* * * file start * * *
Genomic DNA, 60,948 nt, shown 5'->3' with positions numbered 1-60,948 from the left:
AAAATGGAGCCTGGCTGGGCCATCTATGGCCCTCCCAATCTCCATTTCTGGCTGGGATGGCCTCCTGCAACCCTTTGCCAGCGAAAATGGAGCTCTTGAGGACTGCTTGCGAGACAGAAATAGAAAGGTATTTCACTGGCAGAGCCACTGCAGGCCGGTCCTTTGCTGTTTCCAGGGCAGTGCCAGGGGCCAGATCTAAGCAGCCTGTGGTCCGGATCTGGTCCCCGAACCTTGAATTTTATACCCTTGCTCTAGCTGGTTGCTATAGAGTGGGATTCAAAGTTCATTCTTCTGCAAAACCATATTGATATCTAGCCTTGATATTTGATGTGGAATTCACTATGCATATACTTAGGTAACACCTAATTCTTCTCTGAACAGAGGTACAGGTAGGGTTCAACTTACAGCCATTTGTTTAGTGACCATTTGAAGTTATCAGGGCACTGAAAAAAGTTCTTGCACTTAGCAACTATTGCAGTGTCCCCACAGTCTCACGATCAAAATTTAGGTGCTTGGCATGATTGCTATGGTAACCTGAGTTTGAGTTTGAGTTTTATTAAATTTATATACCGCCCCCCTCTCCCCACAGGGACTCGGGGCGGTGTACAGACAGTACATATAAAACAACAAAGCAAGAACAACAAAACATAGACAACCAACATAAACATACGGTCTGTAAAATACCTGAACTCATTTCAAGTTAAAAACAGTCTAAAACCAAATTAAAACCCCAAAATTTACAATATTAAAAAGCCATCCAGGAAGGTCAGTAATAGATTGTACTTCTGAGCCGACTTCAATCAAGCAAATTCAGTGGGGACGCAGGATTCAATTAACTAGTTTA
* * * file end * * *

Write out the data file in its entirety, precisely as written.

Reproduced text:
Genomic DNA, 60,948 nt, shown 5'->3' with positions numbered 1-60,948 from the left:
AAAATGGAGCCTGGCTGGGCCATCTATGGCCCTCCCAATCTCCATTTCTGGCTGGGATGGCCTCCTGCAACCCTTTGCCAGCGAAAATGGAGCTCTTGAGGACTGCTTGCGAGACAGAAATAGAAAGGTATTTCACTGGCAGAGCCACTGCAGGCCGGTCCTTTGCTGTTTCCAGGGCAGTGCCAGGGGCCAGATCTAAGCAGCCTGTGGTCCGGATCTGGTCCCCGAACCTTGAATTTTATACCCTTGCTCTAGCTGGTTGCTATAGAGTGGGATTCAAAGTTCATTCTTCTGCAAAACCATATTGATATCTAGCCTTGATATTTGATGTGGAATTCACTATGCATATACTTAGGTAACACCTAATTCTTCTCTGAACAGAGGTACAGGTAGGGTTCAACTTACAGCCATTTGTTTAGTGACCATTTGAAGTTATCAGGGCACTGAAAAAAGTTCTTGCACTTAGCAACTATTGCAGTGTCCCCACAGTCTCACGATCAAAATTTAGGTGCTTGGCATGATTGCTATGGTAACCTGAGTTTGAGTTTGAGTTTTATTAAATTTATATACCGCCCCCCTCTCCCCACAGGGACTCGGGGCGGTGTACAGACAGTACATATAAAACAACAAAGCAAGAACAACAAAACATAGACAACCAACATAAACATACGGTCTGTAAAATACCTGAACTCATTTCAAGTTAAAAACAGTCTAAAACCAAATTAAAACCCCAAAATTTACAATATTAAAAAGCCATCCAGGAAGGTCAGTAATAGATTGTACTTCTGAGCCGACTTCAATCAAGCAAATTCAGTGGGGACGCAGGATTCAATTAACTAGTTTA